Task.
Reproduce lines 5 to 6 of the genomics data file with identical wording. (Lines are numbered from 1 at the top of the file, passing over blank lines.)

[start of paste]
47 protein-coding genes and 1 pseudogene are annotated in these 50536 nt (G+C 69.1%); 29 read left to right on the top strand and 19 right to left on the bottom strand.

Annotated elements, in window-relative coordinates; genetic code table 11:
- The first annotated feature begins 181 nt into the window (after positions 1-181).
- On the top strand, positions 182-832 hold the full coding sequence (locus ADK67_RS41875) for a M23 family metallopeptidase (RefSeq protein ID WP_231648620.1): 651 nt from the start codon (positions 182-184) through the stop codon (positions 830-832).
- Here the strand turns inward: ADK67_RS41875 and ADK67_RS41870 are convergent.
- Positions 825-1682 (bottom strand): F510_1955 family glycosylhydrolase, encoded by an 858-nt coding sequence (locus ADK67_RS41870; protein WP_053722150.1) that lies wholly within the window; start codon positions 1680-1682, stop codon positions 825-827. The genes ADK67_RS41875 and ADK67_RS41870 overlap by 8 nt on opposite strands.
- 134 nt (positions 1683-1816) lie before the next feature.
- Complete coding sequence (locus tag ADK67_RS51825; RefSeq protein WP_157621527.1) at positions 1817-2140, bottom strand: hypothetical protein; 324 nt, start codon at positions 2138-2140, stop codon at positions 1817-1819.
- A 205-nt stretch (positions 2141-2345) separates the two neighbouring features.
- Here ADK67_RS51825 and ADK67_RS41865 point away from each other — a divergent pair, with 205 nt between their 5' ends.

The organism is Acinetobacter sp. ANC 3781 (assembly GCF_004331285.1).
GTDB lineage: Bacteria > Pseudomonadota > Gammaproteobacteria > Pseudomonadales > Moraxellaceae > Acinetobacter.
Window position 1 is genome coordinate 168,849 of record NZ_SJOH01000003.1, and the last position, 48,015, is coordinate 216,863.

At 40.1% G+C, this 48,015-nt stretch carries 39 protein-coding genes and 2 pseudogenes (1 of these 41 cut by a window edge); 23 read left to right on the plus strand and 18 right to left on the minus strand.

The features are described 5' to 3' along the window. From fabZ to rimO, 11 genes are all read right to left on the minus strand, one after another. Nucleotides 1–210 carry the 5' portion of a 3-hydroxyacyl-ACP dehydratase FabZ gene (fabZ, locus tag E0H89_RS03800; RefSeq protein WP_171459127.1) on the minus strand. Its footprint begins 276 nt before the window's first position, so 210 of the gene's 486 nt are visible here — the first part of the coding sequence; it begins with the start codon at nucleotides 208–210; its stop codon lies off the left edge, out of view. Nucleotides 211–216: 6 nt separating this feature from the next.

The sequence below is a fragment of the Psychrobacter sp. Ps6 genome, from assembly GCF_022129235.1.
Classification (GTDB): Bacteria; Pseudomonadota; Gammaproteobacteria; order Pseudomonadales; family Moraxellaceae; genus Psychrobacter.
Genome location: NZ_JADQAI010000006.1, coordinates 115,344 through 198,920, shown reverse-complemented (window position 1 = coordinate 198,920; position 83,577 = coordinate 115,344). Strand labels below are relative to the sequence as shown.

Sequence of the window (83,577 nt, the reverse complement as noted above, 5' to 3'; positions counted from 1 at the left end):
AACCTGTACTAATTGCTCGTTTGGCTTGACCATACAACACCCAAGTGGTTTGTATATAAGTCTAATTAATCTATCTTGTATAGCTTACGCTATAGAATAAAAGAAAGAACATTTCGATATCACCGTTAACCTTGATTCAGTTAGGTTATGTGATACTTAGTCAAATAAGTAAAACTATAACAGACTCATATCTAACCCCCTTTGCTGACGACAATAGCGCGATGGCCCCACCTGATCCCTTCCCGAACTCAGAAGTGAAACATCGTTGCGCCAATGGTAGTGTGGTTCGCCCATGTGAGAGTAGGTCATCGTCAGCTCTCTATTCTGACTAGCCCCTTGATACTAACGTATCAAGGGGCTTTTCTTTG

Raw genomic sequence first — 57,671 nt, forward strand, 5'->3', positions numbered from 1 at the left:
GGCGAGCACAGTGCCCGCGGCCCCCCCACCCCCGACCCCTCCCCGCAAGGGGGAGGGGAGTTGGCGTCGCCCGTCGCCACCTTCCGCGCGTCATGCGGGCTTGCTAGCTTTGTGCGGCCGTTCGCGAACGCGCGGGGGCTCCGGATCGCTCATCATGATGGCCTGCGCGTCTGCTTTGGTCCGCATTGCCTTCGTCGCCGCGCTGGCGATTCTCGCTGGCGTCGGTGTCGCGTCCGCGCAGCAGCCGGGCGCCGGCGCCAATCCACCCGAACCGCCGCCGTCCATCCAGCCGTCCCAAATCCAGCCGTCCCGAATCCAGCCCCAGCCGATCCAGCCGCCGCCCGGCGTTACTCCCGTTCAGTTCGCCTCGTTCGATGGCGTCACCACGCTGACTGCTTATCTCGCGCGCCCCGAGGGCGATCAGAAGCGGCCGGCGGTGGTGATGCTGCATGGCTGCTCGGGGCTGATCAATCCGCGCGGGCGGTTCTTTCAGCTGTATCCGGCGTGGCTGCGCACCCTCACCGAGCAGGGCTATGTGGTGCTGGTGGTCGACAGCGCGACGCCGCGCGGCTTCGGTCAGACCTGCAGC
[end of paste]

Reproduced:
- Here the strand turns inward: ADK67_RS41875 and ADK67_RS41870 are convergent.
- Positions 825-1682 (bottom strand): F510_1955 family glycosylhydrolase, encoded by an 858-nt coding sequence (locus ADK67_RS41870; protein WP_053722150.1) that lies wholly within the window; start codon positions 1680-1682, stop codon positions 825-827. The genes ADK67_RS41875 and ADK67_RS41870 overlap by 8 nt on opposite strands.